I read a lot of blogs and was disturbed today when as I got to Number 7 of a blogger’s list of “10 Reasons You Need a Curly Hair Specialist.”
The seventh reason listed was, “Your child is of mixed race and you have no idea what to do for their hair.”
Okay, I will buy that. That is a valid reason for seeking out a stylist that specializes in curly hair. If you do not know how to work with the texture of your child’s hair, going to the salon and learning how to is the logical thing to do and will pay off as you learn from techniques that you see stylists using to fix your child’s hair.
Where the author of this blog post went wrong though is what she says next when she proclaims, “Let’s face it, mixed children are adorable.”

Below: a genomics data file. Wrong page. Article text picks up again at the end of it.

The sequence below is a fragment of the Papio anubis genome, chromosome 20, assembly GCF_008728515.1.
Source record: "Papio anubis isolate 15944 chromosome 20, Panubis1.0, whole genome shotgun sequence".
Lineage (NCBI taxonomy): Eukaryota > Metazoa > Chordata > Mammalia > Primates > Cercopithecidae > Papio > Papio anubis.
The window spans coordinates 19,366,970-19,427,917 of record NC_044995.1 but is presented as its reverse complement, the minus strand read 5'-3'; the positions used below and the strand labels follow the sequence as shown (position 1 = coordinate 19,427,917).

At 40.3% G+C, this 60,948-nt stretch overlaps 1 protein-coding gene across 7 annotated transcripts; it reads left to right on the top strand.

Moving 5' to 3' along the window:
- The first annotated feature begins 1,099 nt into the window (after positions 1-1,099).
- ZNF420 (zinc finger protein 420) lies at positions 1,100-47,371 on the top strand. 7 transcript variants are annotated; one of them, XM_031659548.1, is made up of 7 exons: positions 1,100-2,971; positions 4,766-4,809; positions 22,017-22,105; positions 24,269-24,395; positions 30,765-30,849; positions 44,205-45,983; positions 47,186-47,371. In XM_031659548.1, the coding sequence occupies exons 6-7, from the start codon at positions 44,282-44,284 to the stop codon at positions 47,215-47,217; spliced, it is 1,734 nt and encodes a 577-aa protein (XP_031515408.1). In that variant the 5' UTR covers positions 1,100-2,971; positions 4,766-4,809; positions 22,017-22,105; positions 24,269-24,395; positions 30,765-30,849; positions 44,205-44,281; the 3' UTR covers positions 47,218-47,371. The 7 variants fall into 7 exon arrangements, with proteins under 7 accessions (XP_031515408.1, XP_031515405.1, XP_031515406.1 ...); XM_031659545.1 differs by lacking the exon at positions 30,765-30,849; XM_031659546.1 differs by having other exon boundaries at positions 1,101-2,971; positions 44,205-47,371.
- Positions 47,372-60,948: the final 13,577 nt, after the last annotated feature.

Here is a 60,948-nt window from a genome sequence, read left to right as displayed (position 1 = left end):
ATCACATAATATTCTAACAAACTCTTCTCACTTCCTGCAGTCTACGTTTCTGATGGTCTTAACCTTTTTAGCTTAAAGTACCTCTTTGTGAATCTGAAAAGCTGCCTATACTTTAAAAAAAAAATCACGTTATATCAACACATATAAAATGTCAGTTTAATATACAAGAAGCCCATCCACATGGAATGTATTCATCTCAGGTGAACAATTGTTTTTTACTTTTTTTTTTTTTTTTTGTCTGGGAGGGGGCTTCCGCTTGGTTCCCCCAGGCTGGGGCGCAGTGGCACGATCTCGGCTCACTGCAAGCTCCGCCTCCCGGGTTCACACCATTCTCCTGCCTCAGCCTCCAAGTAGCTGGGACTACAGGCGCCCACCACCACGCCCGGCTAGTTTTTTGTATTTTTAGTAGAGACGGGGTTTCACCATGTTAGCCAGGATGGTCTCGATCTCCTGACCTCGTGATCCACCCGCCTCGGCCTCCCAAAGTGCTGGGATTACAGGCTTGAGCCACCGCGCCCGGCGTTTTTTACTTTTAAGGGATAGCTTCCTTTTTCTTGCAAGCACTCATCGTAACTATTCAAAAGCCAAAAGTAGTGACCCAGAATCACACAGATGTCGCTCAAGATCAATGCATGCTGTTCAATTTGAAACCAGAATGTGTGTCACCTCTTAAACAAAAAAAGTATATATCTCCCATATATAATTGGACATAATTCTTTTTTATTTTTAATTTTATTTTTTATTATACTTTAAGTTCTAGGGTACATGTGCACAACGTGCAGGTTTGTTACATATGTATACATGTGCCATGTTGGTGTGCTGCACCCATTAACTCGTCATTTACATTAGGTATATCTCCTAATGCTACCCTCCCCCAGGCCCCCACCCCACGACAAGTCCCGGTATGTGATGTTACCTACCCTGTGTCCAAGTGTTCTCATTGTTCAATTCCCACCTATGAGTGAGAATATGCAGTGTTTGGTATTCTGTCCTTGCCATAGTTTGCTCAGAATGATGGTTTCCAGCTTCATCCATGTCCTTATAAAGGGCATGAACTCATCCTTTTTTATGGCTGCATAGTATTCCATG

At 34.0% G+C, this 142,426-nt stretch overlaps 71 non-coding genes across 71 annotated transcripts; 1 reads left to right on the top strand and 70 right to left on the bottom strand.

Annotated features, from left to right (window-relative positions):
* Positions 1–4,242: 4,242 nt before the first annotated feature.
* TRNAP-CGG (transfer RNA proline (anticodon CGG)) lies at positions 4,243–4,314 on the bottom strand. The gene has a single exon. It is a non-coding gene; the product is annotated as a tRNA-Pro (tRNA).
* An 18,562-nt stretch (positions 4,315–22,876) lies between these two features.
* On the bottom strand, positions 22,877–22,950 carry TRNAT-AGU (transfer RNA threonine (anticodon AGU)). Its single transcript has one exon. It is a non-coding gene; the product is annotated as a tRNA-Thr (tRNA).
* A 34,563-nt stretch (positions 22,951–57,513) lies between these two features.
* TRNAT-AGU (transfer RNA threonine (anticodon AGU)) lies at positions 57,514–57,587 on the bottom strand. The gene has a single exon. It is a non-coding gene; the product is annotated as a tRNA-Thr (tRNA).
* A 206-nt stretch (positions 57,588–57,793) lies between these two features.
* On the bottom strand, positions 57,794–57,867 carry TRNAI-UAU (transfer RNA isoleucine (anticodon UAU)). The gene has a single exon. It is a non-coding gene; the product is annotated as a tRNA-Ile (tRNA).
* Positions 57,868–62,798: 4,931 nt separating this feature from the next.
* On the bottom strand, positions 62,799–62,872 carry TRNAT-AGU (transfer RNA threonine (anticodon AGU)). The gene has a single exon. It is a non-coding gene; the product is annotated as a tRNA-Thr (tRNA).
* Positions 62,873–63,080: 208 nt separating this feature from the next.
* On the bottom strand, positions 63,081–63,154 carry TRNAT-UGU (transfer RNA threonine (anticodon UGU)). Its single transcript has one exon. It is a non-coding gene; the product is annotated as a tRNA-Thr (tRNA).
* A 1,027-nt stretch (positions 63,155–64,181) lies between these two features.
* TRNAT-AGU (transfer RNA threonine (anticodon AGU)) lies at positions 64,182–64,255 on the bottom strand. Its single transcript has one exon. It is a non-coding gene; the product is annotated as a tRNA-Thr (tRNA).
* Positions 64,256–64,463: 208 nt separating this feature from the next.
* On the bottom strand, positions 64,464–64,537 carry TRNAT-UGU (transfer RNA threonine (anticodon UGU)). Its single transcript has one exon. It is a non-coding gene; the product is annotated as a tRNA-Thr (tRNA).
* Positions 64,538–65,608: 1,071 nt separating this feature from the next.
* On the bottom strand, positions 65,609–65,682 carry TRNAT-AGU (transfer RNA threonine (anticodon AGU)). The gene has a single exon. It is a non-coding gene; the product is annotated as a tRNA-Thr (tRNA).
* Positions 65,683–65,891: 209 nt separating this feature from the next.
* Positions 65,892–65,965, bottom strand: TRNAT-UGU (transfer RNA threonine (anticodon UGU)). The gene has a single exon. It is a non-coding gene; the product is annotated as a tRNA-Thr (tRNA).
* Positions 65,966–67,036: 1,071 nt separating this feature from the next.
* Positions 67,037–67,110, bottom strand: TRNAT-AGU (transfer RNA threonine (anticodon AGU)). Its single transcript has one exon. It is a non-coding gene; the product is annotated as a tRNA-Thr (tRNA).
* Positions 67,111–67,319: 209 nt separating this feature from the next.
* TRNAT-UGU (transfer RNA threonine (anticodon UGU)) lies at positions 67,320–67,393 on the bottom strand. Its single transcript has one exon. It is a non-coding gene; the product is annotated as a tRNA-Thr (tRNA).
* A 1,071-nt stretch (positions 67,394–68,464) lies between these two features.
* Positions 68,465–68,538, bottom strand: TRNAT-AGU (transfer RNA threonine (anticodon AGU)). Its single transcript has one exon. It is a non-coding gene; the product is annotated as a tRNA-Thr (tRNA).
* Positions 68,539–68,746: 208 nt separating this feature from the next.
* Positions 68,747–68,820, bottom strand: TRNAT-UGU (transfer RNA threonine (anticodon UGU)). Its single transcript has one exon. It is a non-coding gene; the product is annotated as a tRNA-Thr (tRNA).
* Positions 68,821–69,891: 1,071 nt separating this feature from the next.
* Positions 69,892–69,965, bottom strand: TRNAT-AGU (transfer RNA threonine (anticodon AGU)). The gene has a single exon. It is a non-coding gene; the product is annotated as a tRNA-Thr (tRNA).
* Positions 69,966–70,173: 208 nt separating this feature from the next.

That’s right folks. Apparently if you have “mixed children” you are guaranteed to have adorable kids. And apparently they all have the same textured hair. We all know this is not true, so why does it come up so often – not only among African-Americans but among other groups just as much?
The ideal of “mixed hair” is soft, curly/wavy hair, with definite curl definition that grows and grows and grows and is easy to straighten. Think Mariah Carey.
However, the hair of people of mixed heritage ranges just as much as the hair of any other group of people. To not acknowledge this is to keep the old world order of paper bag tests and good hair alive and well. In 2013 I am under the assumption that we are trying to get over these hurdles and just be women who love their hair – regardless of how “mixed” it looks. And what about the interracial child that does not fit into this premeditated mold? That little girl could grow up with some serious issues. There are plenty of reasons to seek out stylists who specialize in curly hair, but the search for “mixed hair” should never be one.